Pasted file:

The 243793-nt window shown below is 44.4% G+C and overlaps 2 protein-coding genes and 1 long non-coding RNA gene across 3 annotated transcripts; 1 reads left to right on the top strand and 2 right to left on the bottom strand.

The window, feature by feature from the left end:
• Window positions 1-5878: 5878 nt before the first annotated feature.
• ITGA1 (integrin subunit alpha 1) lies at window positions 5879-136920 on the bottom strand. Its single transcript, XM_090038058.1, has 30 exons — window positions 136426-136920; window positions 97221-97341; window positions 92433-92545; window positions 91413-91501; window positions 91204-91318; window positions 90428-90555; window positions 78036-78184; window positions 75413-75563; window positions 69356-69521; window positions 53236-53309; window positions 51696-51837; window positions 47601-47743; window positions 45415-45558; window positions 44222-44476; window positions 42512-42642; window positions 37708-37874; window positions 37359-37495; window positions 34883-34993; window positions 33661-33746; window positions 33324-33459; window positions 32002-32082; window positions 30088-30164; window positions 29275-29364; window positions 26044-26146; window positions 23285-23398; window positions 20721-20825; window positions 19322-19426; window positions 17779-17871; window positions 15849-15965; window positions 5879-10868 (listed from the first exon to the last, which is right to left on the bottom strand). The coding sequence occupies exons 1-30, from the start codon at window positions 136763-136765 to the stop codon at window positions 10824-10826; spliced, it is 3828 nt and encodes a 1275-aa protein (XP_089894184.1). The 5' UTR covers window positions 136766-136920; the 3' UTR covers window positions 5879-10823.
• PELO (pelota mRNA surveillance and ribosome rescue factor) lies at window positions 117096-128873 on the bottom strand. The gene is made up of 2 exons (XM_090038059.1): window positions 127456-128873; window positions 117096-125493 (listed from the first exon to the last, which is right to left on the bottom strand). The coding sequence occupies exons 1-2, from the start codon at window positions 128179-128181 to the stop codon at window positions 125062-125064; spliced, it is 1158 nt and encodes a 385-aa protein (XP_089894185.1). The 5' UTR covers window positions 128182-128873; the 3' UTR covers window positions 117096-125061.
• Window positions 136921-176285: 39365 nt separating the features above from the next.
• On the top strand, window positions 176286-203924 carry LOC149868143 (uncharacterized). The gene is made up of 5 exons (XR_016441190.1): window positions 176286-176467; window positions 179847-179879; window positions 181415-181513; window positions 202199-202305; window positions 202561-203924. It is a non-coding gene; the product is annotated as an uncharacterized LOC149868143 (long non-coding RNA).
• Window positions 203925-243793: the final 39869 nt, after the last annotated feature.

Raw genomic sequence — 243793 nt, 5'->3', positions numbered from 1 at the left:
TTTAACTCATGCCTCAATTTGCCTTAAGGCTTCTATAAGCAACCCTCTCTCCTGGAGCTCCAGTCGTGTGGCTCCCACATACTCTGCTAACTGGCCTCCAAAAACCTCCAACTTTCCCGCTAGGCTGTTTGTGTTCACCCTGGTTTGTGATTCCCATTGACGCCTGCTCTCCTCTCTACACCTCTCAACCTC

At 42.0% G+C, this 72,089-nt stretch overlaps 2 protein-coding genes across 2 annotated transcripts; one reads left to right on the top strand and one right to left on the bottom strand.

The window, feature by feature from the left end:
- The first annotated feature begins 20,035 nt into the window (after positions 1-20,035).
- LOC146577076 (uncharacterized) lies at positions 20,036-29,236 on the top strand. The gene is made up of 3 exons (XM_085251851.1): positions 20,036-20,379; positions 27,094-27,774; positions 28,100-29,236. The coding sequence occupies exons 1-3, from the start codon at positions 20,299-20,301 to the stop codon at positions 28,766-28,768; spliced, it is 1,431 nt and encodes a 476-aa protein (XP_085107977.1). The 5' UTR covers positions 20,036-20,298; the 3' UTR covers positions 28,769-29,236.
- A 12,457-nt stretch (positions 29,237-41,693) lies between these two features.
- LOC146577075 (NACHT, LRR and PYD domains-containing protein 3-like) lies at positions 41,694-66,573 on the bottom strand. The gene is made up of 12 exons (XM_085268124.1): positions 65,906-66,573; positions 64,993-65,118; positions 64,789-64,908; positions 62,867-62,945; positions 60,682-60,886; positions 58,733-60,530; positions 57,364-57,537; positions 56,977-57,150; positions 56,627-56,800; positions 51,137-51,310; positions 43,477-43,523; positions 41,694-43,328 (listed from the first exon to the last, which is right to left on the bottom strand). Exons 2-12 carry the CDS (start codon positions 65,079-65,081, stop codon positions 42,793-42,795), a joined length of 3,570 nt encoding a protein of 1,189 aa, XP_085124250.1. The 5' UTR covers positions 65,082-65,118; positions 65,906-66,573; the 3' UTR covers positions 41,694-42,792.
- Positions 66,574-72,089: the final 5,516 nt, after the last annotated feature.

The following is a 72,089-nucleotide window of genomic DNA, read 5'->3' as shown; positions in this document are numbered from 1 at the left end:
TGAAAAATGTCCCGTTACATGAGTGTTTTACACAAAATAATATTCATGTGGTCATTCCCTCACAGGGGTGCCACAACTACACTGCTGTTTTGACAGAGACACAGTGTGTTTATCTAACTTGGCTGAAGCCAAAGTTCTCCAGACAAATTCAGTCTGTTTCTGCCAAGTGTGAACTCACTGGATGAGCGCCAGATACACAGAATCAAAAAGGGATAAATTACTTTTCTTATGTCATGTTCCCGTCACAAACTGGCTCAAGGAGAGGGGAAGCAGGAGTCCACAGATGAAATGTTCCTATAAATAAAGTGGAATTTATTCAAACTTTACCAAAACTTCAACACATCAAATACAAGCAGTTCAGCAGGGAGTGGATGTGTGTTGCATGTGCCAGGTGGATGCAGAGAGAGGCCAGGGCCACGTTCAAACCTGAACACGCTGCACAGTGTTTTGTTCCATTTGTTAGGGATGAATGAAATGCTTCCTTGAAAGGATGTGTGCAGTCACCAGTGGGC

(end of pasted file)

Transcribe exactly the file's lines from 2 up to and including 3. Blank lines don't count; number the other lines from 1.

The window, feature by feature from the left end:
• Window positions 1-5878: 5878 nt before the first annotated feature.